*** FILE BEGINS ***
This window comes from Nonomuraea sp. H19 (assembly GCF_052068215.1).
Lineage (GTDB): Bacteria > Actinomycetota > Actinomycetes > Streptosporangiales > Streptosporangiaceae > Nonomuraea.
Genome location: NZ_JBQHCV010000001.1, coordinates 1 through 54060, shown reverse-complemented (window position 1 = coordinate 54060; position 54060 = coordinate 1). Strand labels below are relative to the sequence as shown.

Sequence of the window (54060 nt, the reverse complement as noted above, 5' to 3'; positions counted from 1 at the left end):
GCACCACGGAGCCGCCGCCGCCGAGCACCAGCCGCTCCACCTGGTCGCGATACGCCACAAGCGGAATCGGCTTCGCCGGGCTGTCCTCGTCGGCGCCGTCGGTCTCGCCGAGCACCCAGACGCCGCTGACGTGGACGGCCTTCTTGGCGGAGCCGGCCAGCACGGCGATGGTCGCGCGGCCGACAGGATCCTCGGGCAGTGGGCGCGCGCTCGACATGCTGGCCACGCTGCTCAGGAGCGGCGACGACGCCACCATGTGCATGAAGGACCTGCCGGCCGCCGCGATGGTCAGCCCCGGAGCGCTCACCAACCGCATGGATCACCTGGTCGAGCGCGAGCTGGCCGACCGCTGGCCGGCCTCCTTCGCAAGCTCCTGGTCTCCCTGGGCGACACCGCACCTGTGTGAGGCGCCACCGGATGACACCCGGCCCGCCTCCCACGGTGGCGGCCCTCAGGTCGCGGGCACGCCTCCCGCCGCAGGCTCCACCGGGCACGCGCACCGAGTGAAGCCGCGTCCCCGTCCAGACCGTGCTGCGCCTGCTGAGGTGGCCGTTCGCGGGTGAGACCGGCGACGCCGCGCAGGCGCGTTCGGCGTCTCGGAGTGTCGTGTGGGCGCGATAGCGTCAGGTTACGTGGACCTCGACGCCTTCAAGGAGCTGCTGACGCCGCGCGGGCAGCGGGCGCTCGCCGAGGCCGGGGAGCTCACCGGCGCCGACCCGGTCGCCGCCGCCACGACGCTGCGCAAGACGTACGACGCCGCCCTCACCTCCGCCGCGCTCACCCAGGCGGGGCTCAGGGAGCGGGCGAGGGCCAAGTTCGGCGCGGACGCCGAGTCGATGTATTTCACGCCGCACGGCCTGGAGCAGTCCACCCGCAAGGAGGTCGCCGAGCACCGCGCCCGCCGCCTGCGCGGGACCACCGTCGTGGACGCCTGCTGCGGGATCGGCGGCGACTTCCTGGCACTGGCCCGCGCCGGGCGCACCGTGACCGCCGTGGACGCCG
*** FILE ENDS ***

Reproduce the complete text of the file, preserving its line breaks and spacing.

This window comes from Nonomuraea sp. H19 (assembly GCF_052068215.1).
Lineage (GTDB): Bacteria > Actinomycetota > Actinomycetes > Streptosporangiales > Streptosporangiaceae > Nonomuraea.
Genome location: NZ_JBQHCV010000001.1, coordinates 1 through 54060, shown reverse-complemented (window position 1 = coordinate 54060; position 54060 = coordinate 1). Strand labels below are relative to the sequence as shown.

Sequence of the window (54060 nt, the reverse complement as noted above, 5' to 3'; positions counted from 1 at the left end):
GCACCACGGAGCCGCCGCCGCCGAGCACCAGCCGCTCCACCTGGTCGCGATACGCCACAAGCGGAATCGGCTTCGCCGGGCTGTCCTCGTCGGCGCCGTCGGTCTCGCCGAGCACCCAGACGCCGCTGACGTGGACGGCCTTCTTGGCGGAGCCGGCCAGCACGGCGATGGTCGCGCGGCCGACAGGATCCTCGGGCAGTGGGCGCGCGCTCGACATGCTGGCCACGCTGCTCAGGAGCGGCGACGACGCCACCATGTGCATGAAGGACCTGCCGGCCGCCGCGATGGTCAGCCCCGGAGCGCTCACCAACCGCATGGATCACCTGGTCGAGCGCGAGCTGGCCGACCGCTGGCCGGCCTCCTTCGCAAGCTCCTGGTCTCCCTGGGCGACACCGCACCTGTGTGAGGCGCCACCGGATGACACCCGGCCCGCCTCCCACGGTGGCGGCCCTCAGGTCGCGGGCACGCCTCCCGCCGCAGGCTCCACCGGGCACGCGCACCGAGTGAAGCCGCGTCCCCGTCCAGACCGTGCTGCGCCTGCTGAGGTGGCCGTTCGCGGGTGAGACCGGCGACGCCGCGCAGGCGCGTTCGGCGTCTCGGAGTGTCGTGTGGGCGCGATAGCGTCAGGTTACGTGGACCTCGACGCCTTCAAGGAGCTGCTGACGCCGCGCGGGCAGCGGGCGCTCGCCGAGGCCGGGGAGCTCACCGGCGCCGACCCGGTCGCCGCCGCCACGACGCTGCGCAAGACGTACGACGCCGCCCTCACCTCCGCCGCGCTCACCCAGGCGGGGCTCAGGGAGCGGGCGAGGGCCAAGTTCGGCGCGGACGCCGAGTCGATGTATTTCACGCCGCACGGCCTGGAGCAGTCCACCCGCAAGGAGGTCGCCGAGCACCGCGCCCGCCGCCTGCGCGGGACCACCGTCGTGGACGCCTGCTGCGGGATCGGCGGCGACTTCCTGGCACTGGCCCGCGCCGGGCGCACCGTGACCGCCGTGGACGCCG